Yes No

31 37

10. Do you know if your sites are included in the curriculum of the secondary schools of the village?

Yes I know No I don’t know Not included

35 29 1

11. Do secondary students attend your sites?

Yes No

53 14

12. Do you know that your sites are included in the curriculum of university courses?

Yes, I know No, I don’t know

38 30

13. Do university students have access to or do they work with materials from your sites for preparation of their course or Master papers?

Yes No Don’t know

62 5 1

14. Have you prepared part of your finds to serve as didactic materials for education of undergraduate, graduate students or secondary students?

Yes No

54 13

15. Have you ever been invited to attend (officially or unofficially) the community council on tourism of the respective municipality?

Yes No

16 52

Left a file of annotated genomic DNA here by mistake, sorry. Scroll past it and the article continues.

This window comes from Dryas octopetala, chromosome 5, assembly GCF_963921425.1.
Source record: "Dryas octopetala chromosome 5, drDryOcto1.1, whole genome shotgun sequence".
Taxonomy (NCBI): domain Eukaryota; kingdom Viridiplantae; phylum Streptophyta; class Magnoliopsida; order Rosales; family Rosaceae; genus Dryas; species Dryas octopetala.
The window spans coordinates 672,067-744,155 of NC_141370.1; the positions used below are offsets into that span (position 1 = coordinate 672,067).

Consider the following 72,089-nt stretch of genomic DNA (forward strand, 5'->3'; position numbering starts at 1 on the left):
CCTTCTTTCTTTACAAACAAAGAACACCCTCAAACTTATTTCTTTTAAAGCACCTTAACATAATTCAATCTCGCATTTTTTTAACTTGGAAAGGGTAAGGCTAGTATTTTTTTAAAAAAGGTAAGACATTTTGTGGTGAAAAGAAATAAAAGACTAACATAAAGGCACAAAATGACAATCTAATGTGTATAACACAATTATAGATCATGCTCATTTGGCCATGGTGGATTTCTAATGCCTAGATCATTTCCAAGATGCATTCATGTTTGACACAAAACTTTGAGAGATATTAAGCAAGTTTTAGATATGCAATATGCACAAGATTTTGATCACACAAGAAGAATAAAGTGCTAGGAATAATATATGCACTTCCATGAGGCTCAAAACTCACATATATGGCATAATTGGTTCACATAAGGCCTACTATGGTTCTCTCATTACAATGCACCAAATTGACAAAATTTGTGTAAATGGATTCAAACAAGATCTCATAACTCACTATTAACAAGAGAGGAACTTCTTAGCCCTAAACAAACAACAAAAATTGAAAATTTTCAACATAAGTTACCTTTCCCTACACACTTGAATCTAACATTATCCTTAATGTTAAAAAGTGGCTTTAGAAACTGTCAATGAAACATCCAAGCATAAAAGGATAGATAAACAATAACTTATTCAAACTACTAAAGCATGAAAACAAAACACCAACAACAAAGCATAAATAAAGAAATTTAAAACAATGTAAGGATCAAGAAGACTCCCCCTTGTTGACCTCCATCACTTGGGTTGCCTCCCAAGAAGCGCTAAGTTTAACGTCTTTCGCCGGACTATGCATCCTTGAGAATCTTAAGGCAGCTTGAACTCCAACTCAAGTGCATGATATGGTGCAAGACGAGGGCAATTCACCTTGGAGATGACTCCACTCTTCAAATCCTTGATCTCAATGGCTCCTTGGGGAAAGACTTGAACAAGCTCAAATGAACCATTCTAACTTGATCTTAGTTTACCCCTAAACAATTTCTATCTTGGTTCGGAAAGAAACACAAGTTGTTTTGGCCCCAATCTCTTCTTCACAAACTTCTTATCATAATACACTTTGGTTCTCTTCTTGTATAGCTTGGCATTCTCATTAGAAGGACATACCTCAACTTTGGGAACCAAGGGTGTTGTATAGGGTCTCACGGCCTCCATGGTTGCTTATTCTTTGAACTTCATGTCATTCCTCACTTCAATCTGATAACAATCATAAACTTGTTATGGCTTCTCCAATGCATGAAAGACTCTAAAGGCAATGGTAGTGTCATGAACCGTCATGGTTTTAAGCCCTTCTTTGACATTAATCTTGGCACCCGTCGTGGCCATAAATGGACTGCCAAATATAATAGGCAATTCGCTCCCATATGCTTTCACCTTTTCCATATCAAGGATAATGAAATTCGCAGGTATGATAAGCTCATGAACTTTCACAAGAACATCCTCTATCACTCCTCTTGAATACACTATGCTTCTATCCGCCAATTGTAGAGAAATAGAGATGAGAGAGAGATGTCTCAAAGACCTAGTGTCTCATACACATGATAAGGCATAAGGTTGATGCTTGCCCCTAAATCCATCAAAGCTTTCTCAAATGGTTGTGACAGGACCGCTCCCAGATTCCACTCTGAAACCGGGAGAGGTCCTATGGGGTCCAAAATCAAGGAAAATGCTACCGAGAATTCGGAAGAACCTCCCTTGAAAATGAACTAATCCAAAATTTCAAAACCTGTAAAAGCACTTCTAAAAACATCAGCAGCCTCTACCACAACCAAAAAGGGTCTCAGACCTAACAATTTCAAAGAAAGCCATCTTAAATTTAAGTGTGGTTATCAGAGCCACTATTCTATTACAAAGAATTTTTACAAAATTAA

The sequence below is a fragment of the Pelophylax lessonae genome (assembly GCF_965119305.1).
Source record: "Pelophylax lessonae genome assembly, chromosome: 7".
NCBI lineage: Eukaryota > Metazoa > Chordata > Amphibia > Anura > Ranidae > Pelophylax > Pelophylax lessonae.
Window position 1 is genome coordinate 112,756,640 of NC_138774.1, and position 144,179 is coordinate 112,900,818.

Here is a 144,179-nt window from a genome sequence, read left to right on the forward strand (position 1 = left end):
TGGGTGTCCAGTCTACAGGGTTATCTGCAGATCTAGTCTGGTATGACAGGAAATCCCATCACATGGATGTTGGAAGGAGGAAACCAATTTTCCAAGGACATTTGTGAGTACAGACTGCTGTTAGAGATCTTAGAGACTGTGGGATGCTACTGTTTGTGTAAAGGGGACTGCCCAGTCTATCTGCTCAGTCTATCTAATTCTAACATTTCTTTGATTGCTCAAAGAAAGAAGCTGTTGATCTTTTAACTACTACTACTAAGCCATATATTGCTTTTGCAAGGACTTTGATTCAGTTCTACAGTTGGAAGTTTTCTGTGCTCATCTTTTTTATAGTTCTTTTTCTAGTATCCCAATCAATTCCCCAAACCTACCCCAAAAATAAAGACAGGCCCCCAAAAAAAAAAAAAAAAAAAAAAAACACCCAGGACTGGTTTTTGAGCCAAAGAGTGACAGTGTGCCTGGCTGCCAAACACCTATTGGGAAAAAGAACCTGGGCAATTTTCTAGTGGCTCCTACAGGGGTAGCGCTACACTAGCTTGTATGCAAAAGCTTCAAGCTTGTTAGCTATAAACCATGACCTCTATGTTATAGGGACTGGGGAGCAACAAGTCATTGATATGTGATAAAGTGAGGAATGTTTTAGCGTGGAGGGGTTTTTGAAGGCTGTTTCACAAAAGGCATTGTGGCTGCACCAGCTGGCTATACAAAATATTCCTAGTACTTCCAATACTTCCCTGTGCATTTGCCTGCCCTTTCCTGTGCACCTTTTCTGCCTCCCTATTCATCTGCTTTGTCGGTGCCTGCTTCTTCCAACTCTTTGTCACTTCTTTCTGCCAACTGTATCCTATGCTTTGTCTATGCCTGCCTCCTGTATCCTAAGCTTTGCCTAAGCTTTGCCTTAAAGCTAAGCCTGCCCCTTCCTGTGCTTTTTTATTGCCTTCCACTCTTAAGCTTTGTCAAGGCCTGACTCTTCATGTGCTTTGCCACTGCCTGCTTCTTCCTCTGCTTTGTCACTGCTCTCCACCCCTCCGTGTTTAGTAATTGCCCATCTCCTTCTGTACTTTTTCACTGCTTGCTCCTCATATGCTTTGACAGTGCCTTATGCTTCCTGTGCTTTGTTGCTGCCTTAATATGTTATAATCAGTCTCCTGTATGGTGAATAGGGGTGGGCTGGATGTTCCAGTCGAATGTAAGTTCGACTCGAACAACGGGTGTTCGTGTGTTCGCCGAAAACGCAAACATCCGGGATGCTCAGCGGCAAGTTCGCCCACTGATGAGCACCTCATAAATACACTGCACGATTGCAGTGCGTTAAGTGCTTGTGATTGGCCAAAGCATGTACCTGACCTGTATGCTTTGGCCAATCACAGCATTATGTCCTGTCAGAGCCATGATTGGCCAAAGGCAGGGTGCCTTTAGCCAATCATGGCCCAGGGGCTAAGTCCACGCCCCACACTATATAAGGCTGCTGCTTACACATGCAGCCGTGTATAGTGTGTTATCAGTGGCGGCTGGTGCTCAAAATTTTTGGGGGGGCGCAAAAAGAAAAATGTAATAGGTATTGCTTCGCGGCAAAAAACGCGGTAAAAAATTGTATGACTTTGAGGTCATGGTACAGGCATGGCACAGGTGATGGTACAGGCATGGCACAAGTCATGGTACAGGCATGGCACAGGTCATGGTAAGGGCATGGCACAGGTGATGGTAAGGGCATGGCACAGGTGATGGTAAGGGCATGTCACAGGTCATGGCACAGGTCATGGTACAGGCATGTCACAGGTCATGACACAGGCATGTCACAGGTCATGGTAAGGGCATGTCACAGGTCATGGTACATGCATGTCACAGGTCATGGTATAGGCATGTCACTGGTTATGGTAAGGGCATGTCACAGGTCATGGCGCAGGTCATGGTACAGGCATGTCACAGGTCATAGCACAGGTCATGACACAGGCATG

I shall comment on these results. The first three questions concerning exhibitions were introduced by the-then representative of the Centre of Museums and Fine Art Galleries (CMFAG), architect Malvina Ruseva. The interest of CMFAG, a structure within the Ministry of Culture, is understandable, since it organizes and gives permission for archaeological exhibitions abroad and issues export permits for cultural heritage objects. As can be seen from the answers to the first two questions, there is a high involvement of actual archaeological materials into temporary or permanent museum exhibitions. The answer to the third question reveals the high expectations and the high self-evaluation of archaeologists about their field work. Compared with the actual number of the Bulgarian archaeological exhibitions abroad, however, which number no more than one at the present moment (Thracian Gold), it shows that the archaeologists who conduct archaeological excavations cannot, despite their desire, organize exhibitions abroad. The problem is a complex one. The negative result stems in part from the existing bureaucracy. More important, though, is the lack of experience in local museum administrations and the lack of interest amongst local governments and central institutions. It also shows the lack of experience of archaeologists in proposing regional or thematic exhibitions with less spectacular but interesting science- and education- oriented problems that can attract foreign museums and institutions. Part of the exhibitions abroad were organized with the direct involvement of the Minister of Culture and they seemed to serve more as an attribute of political power rather than to have much scientific and educational value (they involve the most spectacular objects, such as the Thracian Gold, for example). Few exhibitions have better subject- and object-oriented presentations combined with editions in foreign languages that concern wider topics of archaeological studies in Bulgaria than the 1997 exhibition in Florence, Italy organized by Institute of Archaeology and Museum, Sofia.